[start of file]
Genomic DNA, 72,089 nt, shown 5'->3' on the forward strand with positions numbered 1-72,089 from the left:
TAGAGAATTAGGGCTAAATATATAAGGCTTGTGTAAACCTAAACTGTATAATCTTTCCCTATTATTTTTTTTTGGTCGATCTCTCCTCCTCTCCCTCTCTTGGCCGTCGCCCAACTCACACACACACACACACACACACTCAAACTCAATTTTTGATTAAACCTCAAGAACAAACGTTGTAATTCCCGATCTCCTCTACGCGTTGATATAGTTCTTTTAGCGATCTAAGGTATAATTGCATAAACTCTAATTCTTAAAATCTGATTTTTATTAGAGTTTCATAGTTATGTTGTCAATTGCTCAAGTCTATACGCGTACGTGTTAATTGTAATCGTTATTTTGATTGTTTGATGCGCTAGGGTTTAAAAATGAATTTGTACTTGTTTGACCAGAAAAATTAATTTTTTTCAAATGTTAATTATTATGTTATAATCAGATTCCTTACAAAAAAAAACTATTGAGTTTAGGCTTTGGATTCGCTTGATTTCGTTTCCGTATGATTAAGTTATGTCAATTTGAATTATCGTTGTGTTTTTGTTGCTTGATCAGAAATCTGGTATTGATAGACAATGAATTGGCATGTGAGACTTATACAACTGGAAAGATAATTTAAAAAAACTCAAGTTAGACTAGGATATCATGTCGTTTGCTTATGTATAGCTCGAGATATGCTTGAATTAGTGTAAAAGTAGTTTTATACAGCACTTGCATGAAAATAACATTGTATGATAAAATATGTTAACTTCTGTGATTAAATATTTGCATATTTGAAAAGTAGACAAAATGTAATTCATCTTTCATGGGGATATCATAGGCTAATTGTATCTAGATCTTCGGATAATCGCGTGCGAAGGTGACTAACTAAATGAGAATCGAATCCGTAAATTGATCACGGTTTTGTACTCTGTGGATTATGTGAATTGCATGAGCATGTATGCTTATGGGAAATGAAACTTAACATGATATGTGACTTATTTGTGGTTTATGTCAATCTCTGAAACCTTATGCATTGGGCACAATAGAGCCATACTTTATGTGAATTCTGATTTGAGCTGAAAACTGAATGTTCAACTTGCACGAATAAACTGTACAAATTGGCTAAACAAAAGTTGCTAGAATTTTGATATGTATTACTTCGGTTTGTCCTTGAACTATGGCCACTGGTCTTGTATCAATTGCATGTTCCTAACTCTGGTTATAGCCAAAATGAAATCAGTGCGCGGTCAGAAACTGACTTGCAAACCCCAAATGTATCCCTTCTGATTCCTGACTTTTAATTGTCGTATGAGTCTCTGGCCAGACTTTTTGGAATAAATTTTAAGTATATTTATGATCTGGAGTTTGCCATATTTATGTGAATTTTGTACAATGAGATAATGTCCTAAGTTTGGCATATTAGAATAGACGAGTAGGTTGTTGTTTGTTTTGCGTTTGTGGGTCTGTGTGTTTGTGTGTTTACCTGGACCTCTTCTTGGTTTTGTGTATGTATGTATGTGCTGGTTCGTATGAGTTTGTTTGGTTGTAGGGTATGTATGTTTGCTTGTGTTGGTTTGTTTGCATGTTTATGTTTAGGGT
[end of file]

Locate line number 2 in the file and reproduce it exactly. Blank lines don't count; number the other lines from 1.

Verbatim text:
TAGAGAATTAGGGCTAAATATATAAGGCTTGTGTAAACCTAAACTGTATAATCTTTCCCTATTATTTTTTTTTGGTCGATCTCTCCTCCTCTCCCTCTCTTGGCCGTCGCCCAACTCACACACACACACACACACACACTCAAACTCAATTTTTGATTAAACCTCAAGAACAAACGTTGTAATTCCCGATCTCCTCTACGCGTTGATATAGTTCTTTTAGCGATCTAAGGTATAATTGCATAAACTCTAATTCTTAAAATCTGATTTTTATTAGAGTTTCATAGTTATGTTGTCAATTGCTCAAGTCTATACGCGTACGTGTTAATTGTAATCGTTATTTTGATTGTTTGATGCGCTAGGGTTTAAAAATGAATTTGTACTTGTTTGACCAGAAAAATTAATTTTTTTCAAATGTTAATTATTATGTTATAATCAGATTCCTTACAAAAAAAAACTATTGAGTTTAGGCTTTGGATTCGCTTGATTTCGTTTCCGTATGATTAAGTTATGTCAATTTGAATTATCGTTGTGTTTTTGTTGCTTGATCAGAAATCTGGTATTGATAGACAATGAATTGGCATGTGAGACTTATACAACTGGAAAGATAATTTAAAAAAACTCAAGTTAGACTAGGATATCATGTCGTTTGCTTATGTATAGCTCGAGATATGCTTGAATTAGTGTAAAAGTAGTTTTATACAGCACTTGCATGAAAATAACATTGTATGATAAAATATGTTAACTTCTGTGATTAAATATTTGCATATTTGAAAAGTAGACAAAATGTAATTCATCTTTCATGGGGATATCATAGGCTAATTGTATCTAGATCTTCGGATAATCGCGTGCGAAGGTGACTAACTAAATGAGAATCGAATCCGTAAATTGATCACGGTTTTGTACTCTGTGGATTATGTGAATTGCATGAGCATGTATGCTTATGGGAAATGAAACTTAACATGATATGTGACTTATTTGTGGTTTATGTCAATCTCTGAAACCTTATGCATTGGGCACAATAGAGCCATACTTTATGTGAATTCTGATTTGAGCTGAAAACTGAATGTTCAACTTGCACGAATAAACTGTACAAATTGGCTAAACAAAAGTTGCTAGAATTTTGATATGTATTACTTCGGTTTGTCCTTGAACTATGGCCACTGGTCTTGTATCAATTGCATGTTCCTAACTCTGGTTATAGCCAAAATGAAATCAGTGCGCGGTCAGAAACTGACTTGCAAACCCCAAATGTATCCCTTCTGATTCCTGACTTTTAATTGTCGTATGAGTCTCTGGCCAGACTTTTTGGAATAAATTTTAAGTATATTTATGATCTGGAGTTTGCCATATTTATGTGAATTTTGTACAATGAGATAATGTCCTAAGTTTGGCATATTAGAATAGACGAGTAGGTTGTTGTTTGTTTTGCGTTTGTGGGTCTGTGTGTTTGTGTGTTTACCTGGACCTCTTCTTGGTTTTGTGTATGTATGTATGTGCTGGTTCGTATGAGTTTGTTTGGTTGTAGGGTATGTATGTTTGCTTGTGTTGGTTTGTTTGCATGTTTATGTTTAGGGT